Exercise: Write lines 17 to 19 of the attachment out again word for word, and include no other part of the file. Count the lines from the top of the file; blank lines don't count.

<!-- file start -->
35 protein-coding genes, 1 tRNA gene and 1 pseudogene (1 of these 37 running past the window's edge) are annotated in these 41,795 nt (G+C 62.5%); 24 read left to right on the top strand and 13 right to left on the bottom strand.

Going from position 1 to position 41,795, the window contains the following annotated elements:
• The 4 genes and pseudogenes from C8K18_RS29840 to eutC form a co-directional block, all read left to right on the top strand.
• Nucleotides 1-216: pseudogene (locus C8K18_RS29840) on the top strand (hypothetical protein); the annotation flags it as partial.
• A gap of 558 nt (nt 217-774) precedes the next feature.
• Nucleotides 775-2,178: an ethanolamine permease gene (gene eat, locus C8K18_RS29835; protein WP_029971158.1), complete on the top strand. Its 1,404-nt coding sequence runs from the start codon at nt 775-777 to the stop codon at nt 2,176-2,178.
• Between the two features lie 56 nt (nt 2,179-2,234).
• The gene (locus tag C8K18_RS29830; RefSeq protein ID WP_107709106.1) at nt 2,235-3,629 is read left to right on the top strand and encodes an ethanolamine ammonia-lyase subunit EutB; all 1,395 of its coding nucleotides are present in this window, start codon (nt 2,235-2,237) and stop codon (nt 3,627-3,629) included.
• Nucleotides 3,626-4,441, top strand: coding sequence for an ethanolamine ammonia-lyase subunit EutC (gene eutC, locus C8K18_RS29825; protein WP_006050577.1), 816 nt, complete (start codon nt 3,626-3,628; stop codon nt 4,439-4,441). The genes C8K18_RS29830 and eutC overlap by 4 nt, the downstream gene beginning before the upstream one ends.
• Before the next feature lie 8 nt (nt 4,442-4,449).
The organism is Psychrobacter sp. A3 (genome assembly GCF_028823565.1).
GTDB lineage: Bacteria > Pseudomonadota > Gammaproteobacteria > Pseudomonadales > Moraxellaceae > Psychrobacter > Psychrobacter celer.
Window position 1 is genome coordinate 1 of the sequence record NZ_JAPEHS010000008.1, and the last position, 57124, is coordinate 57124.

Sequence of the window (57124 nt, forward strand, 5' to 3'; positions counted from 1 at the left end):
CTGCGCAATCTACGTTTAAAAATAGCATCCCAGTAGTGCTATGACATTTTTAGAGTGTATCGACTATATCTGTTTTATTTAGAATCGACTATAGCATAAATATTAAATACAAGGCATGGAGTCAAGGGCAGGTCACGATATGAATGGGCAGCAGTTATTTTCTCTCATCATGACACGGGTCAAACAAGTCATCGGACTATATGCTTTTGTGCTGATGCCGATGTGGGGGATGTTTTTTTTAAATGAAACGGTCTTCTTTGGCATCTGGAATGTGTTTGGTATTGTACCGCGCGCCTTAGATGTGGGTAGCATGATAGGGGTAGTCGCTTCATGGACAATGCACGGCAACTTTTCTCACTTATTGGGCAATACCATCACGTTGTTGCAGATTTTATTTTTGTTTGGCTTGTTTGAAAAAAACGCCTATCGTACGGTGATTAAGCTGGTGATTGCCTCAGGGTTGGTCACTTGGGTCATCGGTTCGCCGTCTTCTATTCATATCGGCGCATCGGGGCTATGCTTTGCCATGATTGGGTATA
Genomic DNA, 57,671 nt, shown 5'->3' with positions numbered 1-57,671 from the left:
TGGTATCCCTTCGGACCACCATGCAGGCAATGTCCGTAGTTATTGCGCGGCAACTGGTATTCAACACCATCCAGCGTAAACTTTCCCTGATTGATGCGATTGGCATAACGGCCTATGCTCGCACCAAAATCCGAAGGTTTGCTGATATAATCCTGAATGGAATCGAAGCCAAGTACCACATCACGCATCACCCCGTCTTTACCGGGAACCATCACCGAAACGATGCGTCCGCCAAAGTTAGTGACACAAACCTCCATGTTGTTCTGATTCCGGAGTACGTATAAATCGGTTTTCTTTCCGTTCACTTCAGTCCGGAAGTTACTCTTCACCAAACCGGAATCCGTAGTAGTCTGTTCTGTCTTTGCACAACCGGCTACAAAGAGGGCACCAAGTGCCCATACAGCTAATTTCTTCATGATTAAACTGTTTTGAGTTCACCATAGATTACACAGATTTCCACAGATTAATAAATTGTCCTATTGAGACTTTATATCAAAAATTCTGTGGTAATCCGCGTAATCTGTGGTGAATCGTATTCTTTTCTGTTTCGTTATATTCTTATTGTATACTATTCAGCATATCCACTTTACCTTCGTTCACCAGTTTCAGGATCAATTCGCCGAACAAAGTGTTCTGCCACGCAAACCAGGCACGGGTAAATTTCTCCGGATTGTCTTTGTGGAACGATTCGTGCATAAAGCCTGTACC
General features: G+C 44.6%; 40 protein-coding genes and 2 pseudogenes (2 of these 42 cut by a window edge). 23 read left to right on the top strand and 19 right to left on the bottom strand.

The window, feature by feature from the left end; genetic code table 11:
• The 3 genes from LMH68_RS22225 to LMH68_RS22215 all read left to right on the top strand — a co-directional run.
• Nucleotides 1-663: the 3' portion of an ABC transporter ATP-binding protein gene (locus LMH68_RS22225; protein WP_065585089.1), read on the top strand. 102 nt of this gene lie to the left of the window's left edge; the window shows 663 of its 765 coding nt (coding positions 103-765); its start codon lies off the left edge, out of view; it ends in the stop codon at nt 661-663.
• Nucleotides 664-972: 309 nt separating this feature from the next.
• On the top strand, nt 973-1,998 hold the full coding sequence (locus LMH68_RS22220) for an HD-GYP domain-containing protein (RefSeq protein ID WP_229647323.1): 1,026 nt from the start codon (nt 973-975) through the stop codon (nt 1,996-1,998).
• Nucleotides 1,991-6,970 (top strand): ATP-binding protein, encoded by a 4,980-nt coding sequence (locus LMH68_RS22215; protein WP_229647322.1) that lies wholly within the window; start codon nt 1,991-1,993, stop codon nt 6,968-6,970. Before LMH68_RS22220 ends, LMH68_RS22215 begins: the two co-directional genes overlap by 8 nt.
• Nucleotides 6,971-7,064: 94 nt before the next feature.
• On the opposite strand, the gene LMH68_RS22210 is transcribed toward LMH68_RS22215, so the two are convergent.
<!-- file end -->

TGGTATCCCTTCGGACCACCATGCAGGCAATGTCCGTAGTTATTGCGCGGCAACTGGTATTCAACACCATCCAGCGTAAACTTTCCCTGATTGATGCGATTGGCATAACGGCCTATGCTCGCACCAAAATCCGAAGGTTTGCTGATATAATCCTGAATGGAATCGAAGCCAAGTACCACATCACGCATCACCCCGTCTTTACCGGGAACCATCACCGAAACGATGCGTCCGCCAAAGTTAGTGACACAAACCTCCATGTTGTTCTGATTCCGGAGTACGTATAAATCGGTTTTCTTTCCGTTCACTTCAGTCCGGAAGTTACTCTTCACCAAACCGGAATCCGTAGTAGTCTGTTCTGTCTTTGCACAACCGGCTACAAAGAGGGCACCAAGTGCCCATACAGCTAATTTCTTCATGATTAAACTGTTTTGAGTTCACCATAGATTACACAGATTTCCACAGATTAATAAATTGTCCTATTGAGACTTTATATCAAAAATTCTGTGGTAATCCGCGTAATCTGTGGTGAATCGTATTCTTTTCTGTTTCGTTATATTCTTATTGTATACTATTCAGCATATCCACTTTACCTTCGTTCACCAGTTTCAGGATCAATTCGCCGAACAAAGTGTTCTGCCACGCAAACCAGGCACGGGTAAATTTCTCCGGATTGTCTTTGTGGAACGATTCGTGCATAAAGCCTGTACC
General features: G+C 44.6%; 40 protein-coding genes and 2 pseudogenes (2 of these 42 cut by a window edge). 23 read left to right on the top strand and 19 right to left on the bottom strand.

The window, feature by feature from the left end; genetic code table 11: